The process, as indicated by Pollack’s experience, could be both testing and exhausting. Shelley Duvall, who seemed to find the process particularly traumatic, confirms that during the filming of The Shining there would be between 30 and 50 videotaped rehearsals of each scene before it was shot on film.

Tom Cruise was another who found the limitless experimentation gruelling. Nicole Kidman told Rolling Stone magazine in 1999 that, while Kubrick often told her to ad-lib her scenes, he would work with Cruise on dozens of takes before reaching a satisfactory conclusion. Cruise, in frustration, finally asked "What are you looking for, Stanley?" Kubrick replied simply, "I want the magic".

It’s comments like these that betray the origins of Kubrick’s special attitude towards actors. In every set-up, in every shot, he awaited the never-predictable arrival of that special moment.

Harlan’s documentary pinpoints the very first occasion of Kubrick capturing the magic. It came when, as a 16 year-old, he took a picture of a newsvendor weeping at the death of President Roosevelt. The iconic photo was snapped up by Look magazine, and set young Stanley on his way.

The precocious young Kubrick kept producing photojournalism for Look while preparing his first ventures into film-making. Even his first short film, The Day of the Fight, originated with an assignment to photograph the boxer Walter Cartier. The limited control of the photojournalist is quite strikingly similar to that exhibited by Kubrick when on set.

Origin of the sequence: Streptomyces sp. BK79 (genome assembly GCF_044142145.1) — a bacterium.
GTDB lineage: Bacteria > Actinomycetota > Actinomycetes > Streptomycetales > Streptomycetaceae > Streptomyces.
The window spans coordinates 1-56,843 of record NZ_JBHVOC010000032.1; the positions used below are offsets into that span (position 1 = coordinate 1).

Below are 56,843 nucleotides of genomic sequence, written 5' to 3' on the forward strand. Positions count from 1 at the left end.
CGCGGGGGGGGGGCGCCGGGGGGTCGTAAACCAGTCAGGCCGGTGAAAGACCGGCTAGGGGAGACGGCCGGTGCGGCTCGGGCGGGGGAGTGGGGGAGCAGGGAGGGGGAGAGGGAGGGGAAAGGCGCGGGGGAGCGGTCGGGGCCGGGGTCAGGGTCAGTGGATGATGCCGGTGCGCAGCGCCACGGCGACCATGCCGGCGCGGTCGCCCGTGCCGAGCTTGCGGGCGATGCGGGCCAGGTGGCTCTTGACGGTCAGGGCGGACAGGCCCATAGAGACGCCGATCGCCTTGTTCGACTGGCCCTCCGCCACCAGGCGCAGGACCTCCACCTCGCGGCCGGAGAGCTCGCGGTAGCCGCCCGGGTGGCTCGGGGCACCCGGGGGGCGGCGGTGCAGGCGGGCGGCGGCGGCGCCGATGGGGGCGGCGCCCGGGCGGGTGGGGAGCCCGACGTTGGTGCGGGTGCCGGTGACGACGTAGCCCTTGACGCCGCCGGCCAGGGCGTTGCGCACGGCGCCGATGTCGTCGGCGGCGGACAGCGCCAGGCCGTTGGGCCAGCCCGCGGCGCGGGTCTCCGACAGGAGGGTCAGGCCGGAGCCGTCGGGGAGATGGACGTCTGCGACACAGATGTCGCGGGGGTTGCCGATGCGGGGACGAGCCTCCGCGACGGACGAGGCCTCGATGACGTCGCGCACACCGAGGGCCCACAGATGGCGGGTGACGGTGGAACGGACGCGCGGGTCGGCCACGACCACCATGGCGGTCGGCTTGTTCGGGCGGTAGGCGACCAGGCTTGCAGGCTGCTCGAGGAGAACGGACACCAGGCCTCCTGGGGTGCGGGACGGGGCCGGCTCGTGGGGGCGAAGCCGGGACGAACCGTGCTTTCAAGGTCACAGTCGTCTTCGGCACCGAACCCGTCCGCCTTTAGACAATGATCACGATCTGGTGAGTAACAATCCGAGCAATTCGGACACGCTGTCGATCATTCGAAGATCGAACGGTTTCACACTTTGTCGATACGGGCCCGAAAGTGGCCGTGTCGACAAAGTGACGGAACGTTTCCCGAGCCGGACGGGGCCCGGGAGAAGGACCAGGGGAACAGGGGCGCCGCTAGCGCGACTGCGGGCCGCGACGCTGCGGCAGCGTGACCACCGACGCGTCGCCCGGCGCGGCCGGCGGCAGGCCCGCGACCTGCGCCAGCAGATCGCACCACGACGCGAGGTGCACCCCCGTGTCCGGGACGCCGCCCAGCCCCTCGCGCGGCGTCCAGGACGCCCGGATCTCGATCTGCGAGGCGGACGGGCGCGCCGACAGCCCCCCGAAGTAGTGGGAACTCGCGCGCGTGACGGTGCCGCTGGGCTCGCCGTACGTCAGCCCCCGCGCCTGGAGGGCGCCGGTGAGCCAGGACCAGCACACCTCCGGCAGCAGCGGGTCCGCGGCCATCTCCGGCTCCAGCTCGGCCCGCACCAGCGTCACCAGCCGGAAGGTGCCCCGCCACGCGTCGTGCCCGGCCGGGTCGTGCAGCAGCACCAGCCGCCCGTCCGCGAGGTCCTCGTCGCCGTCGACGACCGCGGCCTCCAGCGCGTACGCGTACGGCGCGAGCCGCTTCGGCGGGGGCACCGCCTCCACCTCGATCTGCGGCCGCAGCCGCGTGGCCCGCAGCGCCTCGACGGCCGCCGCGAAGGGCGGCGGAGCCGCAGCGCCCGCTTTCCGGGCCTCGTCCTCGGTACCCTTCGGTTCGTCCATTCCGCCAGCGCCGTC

If we equate the multiple exposures of the photographer with the multiple takes of the film director, the logic of Kubrick’s method becomes clear. The photographer is able to choose lenses, filters and sometimes arrange lighting with the utmost care. In fact, Kubrick’s extraordinary use of natural or near-natural lighting is a subject worth examining in its own right, but at the very least it demonstrates a preference for photographing in realistic light that can be related to his early work on photo essays for Look.

What is remarkable, though, is the degree to which the mature Kubrick retained the respect for the autonomy of his photographed subjects that would seem to derive from his early work as a photojournalist. Even the carte blanche handed him by Warner Brothers for his later films could never grant him the capability to control his actors’ performances. It could, however, afford him the ability to manage the equivalent of a stills photographer shooting a whole reel for each pose. Each scene in a Kubrick film could be permutated until, by luck or perseverance, the right performances emerged.

There is one more telling moment in Harlan’s documentary, this time from the subject himself. "Every scene has already been done," according to Kubrick. "Our job is just to do it that little bit better". That assertive perfectionism may neatly fit into the Kubrick myth, but the key word here is actually ‘our’.

‘Our job’ is the grand collective drive towards perfection upon which Kubrick insisted. Stanley Kubrick: A Life in Pictures provides abundant testimony that he was only able to achieve this by inspiring fantastic levels of trust and loyalty amongst his many collaborators.


Stanley Kubrick: A Life in Pictures is included on the Stanley Kubrick Box Set to be released by Warner Bros on 10 September 2001.

2001: A Space Odyssey, Lolita, Barry Lyndon, A Clockwork Orange, Full Metal Jacket, The Shining, Eyes Wide Shut.

DVD and VHS box sets include the above 7 films plus two bonus features:

Dr Strangelove or How I Learned to Stop Worrying & Love the Bomb and the acclaimed BBC2 documentarystanley Stanley Kubrick: A Life in Pictures